Viet Minh Broadcasts French General’s Damaging Report Summary

  • Last updated on November 11, 2022

General Georges Revers developed a report on opinions of French officers about France’s war against communists in Indochina. The French were having problems pacifying the area, and Revers’s report outlined these problems and possible solutions. The Viet Minh resistance obtained a copy, which it broadcast on radio. Revers was dismissed, and in 1950, the French government created a commission of inquiry to investigate.

Summary of Event

By the end of World War II[World War 02];in Southeast Asia[Southeast Asia] World War II, many areas of Southeast Asia that had been under years of colonial rule by European powers hoped to win their independence. French Indochina was no exception. Partially occupied by Japan during the war, the people of this area, the Vietnamese, formed an underground, communist guerrilla movement. This movement was not focused on defeating the Japanese but on gaining independence from the country’s occupiers. These resistance fighters had hoped that with the problems France had faced during the war and with other problems worldwide, they would have their own nation back as soon as the Japanese were defeated. However, this hope would not come to pass. [kw]Viet Minh Broadcasts French General’s Damaging Report (Aug. 26, 1949) Generals’ affair[Generals affair] Revers Report Viet Minh Revers, Georges Mast, Charles Emmanuel Communism;Vietnamese Generals’ affair[Generals affair] Revers Report Viet Minh Revers, Georges Mast, Charles Emmanuel Communism;Vietnamese [g]Europe;Aug. 26, 1949: Viet Minh Broadcasts French General’s Damaging Report[00850] [g]Asia;Aug. 26, 1949: Viet Minh Broadcasts French General’s Damaging Report[00850] [g]France;Aug. 26, 1949: Viet Minh Broadcasts French General’s Damaging Report[00850] [g]Vietnam;Aug. 26, 1949: Viet Minh Broadcasts French General’s Damaging Report[00850] [c]Military;Aug. 26, 1949: Viet Minh Broadcasts French General’s Damaging Report[00850] [c]Politics;Aug. 26, 1949: Viet Minh Broadcasts French General’s Damaging Report[00850] [c]Government;Aug. 26, 1949: Viet Minh Broadcasts French General’s Damaging Report[00850] [c]Corruption;Aug. 26, 1949: Viet Minh Broadcasts French General’s Damaging Report[00850] [c]Publishing and journalism;Aug. 26, 1949: Viet Minh Broadcasts French General’s Damaging Report[00850] [c]Colonialism and imperialism;Aug. 26, 1949: Viet Minh Broadcasts French General’s Damaging Report[00850]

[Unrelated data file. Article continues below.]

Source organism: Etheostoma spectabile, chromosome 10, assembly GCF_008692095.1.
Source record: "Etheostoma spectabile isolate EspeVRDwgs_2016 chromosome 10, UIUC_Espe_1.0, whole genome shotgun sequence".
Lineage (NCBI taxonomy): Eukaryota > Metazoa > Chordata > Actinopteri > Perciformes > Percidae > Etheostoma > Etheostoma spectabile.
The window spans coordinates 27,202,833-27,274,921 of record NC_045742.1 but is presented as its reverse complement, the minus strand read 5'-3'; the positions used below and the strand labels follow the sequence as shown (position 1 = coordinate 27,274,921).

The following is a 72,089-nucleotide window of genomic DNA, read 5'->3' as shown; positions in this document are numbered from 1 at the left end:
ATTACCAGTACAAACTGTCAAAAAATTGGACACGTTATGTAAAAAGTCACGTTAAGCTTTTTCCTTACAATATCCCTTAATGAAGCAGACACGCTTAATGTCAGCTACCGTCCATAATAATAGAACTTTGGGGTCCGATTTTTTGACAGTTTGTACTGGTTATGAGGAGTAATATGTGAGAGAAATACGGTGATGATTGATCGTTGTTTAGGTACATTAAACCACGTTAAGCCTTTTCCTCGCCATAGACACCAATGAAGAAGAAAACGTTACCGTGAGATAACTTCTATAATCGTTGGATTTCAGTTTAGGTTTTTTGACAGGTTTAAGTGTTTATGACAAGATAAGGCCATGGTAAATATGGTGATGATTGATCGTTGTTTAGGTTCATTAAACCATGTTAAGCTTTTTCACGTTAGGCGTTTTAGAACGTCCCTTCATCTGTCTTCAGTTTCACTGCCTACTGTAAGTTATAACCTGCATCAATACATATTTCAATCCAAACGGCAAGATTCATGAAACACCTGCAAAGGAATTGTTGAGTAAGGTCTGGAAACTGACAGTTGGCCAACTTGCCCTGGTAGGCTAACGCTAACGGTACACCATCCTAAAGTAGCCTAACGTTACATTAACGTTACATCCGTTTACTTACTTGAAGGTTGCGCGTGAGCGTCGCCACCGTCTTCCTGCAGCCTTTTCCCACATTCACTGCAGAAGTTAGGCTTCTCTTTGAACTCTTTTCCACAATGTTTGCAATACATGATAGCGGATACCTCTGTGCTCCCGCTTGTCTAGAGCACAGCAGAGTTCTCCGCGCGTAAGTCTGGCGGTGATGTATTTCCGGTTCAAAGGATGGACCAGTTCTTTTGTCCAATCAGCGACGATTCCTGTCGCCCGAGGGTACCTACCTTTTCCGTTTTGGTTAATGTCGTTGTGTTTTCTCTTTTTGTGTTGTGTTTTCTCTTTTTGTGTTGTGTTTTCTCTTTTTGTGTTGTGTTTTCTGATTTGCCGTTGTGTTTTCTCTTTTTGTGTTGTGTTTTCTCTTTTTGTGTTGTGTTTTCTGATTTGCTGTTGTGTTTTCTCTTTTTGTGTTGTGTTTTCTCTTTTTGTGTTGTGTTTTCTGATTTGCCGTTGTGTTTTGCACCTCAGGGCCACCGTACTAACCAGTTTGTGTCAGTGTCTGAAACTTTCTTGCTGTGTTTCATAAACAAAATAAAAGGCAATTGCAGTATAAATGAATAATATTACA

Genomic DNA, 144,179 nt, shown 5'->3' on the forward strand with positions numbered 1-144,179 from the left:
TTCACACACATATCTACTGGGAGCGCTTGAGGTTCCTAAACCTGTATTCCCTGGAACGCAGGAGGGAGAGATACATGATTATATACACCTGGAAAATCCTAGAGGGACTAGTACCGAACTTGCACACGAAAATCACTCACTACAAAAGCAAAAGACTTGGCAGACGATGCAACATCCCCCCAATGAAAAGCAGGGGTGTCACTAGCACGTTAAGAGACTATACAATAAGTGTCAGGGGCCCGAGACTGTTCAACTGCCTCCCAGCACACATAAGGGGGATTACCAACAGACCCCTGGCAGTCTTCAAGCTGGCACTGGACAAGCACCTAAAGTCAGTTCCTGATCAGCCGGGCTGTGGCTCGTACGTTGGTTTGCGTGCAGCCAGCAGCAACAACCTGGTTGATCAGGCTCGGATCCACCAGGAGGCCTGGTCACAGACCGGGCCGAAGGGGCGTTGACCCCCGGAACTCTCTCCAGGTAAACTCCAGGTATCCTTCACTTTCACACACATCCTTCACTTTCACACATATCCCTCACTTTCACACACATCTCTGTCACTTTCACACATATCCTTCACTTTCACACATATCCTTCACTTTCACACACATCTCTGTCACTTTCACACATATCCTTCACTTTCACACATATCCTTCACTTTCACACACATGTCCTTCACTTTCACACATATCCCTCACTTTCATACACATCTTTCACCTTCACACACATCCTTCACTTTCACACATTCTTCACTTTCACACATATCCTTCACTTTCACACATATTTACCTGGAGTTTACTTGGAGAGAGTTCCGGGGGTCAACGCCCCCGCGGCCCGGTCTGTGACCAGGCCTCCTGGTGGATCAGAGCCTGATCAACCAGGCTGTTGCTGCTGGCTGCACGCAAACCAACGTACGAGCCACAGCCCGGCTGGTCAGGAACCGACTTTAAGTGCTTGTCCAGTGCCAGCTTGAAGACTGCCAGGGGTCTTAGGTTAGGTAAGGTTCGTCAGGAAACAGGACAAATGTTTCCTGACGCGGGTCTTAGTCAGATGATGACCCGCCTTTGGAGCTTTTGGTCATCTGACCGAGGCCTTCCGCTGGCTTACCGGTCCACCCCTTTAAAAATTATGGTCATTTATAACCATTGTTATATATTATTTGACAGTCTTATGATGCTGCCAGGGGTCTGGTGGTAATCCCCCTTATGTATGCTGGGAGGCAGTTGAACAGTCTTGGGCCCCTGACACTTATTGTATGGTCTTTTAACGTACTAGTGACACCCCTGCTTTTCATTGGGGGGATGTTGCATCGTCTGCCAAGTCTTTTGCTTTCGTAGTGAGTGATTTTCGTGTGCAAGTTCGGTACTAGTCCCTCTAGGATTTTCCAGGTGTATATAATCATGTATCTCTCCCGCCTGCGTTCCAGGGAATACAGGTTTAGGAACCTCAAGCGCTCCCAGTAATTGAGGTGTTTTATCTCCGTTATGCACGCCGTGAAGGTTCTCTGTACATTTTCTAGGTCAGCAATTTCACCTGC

At the war’s end, France, which wanted to reestablish its colonial domination over the area to reaffirm its status as a major world power, returned to Indochina in force, beginning a guerrilla war with the communist underground led by communist leader Ho Chi Minh Ho Chi Minh. This quagmire that the French created would lead directly to American involvement in the region in general and to the Vietnam War Vietnam War specifically.

In 1949, General Georges Revers, the chief of the French general staff, was sent to Vietnam to assess the situation there. Revers was considered perfect for the task. He was an important leader in the French Resistance during World War II, and because of this, was well liked by the French government and the French people. His words would carry a great deal of weight.

As could be expected at this time, France was facing problems in Indochina. It was still recovering from the effects of World War World War II[World War 02];in Southeast Asia[Southeast Asia] II and trying to project its power far from the European continent in the face of a determined and well-organized resistance. Ho Chi Ho Chi Minh Minh had a great deal of experience in fighting this kind of war and would not be easy to defeat. He learned his trade in China from the example set by Mao Zedong’s communist forces. The important difference was that Ho Chi Minh was trying to win independence, not a civil war. He was determined to remove French rule from his country, by any means necessary. However, France could not, and would not, settle for a loss. The nation had just emerged from a horrible war, and a loss in Indochina would add to the humiliation of World War II.